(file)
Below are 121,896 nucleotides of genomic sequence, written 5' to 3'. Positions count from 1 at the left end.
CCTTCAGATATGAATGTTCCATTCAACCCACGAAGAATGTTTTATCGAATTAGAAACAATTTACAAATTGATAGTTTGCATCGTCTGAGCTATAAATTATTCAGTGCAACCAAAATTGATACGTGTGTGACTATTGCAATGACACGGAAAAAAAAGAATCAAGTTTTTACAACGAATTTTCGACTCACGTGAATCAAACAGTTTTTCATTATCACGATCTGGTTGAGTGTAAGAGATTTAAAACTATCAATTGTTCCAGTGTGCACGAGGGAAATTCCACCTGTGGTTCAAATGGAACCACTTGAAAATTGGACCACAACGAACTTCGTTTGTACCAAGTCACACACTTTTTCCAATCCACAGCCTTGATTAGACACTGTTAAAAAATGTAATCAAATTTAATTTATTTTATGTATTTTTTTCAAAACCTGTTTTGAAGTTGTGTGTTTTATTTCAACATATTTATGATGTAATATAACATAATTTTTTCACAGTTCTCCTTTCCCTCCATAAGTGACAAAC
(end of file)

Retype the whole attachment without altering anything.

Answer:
Below are 121,896 nucleotides of genomic sequence, written 5' to 3'. Positions count from 1 at the left end.
CCTTCAGATATGAATGTTCCATTCAACCCACGAAGAATGTTTTATCGAATTAGAAACAATTTACAAATTGATAGTTTGCATCGTCTGAGCTATAAATTATTCAGTGCAACCAAAATTGATACGTGTGTGACTATTGCAATGACACGGAAAAAAAAGAATCAAGTTTTTACAACGAATTTTCGACTCACGTGAATCAAACAGTTTTTCATTATCACGATCTGGTTGAGTGTAAGAGATTTAAAACTATCAATTGTTCCAGTGTGCACGAGGGAAATTCCACCTGTGGTTCAAATGGAACCACTTGAAAATTGGACCACAACGAACTTCGTTTGTACCAAGTCACACACTTTTTCCAATCCACAGCCTTGATTAGACACTGTTAAAAAATGTAATCAAATTTAATTTATTTTATGTATTTTTTTCAAAACCTGTTTTGAAGTTGTGTGTTTTATTTCAACATATTTATGATGTAATATAACATAATTTTTTCACAGTTCTCCTTTCCCTCCATAAGTGACAAAC